Congratulations on the 900th issue of the River Cities' Reader. Keep up the great work on covering the arts and entertainment, news, and politics of the bi-state area, as you have for the last 22 years.
I was a contributing editor for the first six months of publication but had to leave to pursue my writing career (up to getting book number 37 published soon).
On the first of February, the CEOs of corporations, small- and large-business owners, police chiefs, city leaders, pastors and priests, government and state workers, owners of trucking companies and convenience stores, and farmers participated in the Iowa Caucuses.
They will help select the next POTUS, who will probably appoint four Supreme Court justices, who will rule on labor laws affecting workers. They will select the next executive who will enforce immigration policy or not, prosecute crime, and lead our military as well as execute agricultural policy.
That is where the sinister elitism and downright undemocratic process of the Iowa Caucuses will rear their ugly heads. The people most affected by the selection of the chief executive will have no voice in this process. Sure, farmers caucus for candidates supporting ethanol because farmers are free at 7 p.m. on a February night. The majority of factory workers, truck drivers, active-duty military, railroad workers, cops, firemen, and nurses working second shift will have no voice. They pay taxes to the State of Iowa and the federal government. They are forced to buy the ethanol but have no vote. “Taxation without representation” was a battle cry that launched the founding of this country. We who are not of the professional class, who work, will have no representation.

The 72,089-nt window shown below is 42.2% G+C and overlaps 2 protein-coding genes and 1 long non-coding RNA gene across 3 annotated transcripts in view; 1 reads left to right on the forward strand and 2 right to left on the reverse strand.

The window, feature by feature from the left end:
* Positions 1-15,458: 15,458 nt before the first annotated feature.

It is time to end this tyranny of voter suppression by both political parties and allow the votes of every Iowa worker to be heard. It is time to end the caucus and enact voting procedures that allow for everyone to participate. By allowing every Iowan to vote, we will make Iowa a more representative state rather than the coronation of the elite and the special interest.
Mark J. Riley
My sincere thanks to Scott County Supervisors Diane Holst and Brinson Kinzer for supporting recording Scott County Board meetings, making them accessible to everyone with a television or Internet access. They are taking the people’s side in conducting the people’s business.
When I attended the January 2, 2015, board meeting – at which new members were sworn in – I witnessed a breach of the rules for electing the apparently pre-selected chair. (The name plaque for Tom Sunderbruch as chair had already been printed.)
It went: “The nominations for chairman is open. Any nominations?” Hancock: “I nominate Tom Sunderbruch.” Earnhardt: “I second.” “All in favor. The vote is unanimous.” There was no opportunity for other nominations, no opportunity for discussion, and no close of nominations prior to the vote.
But I can’t prove that because it wasn’t reflected in the minutes, which read: “Moved by Hancock, seconded by Earnhardt a motion that Tom Sunderbruch serve as Chair of the Board of Supervisors. All Ayes.”
A recording would have revealed that breech.
Supervisor Jim Hancock said that if people are truly interested in an issue, they show up. Supervisor Hancock, perhaps working people can’t show up because of the times of the meetings – 8 a.m. for Committee of the Whole (when the real work is done) and 5 p.m. for board meetings.
With trust in government at an all-time low, I believe supervisors Tom Sunderbruch and Hancock may want to re-evaluate their positions on open government.
Since neither plans to run after their current terms are up, hopefully their replacements will take the people’s side.
I will be the first to donate $500 to a “Watch How Our Supervisors Spend Our Money” fund to provide live and archived video and audio. And, so far, I have $1,550 in additional pledges.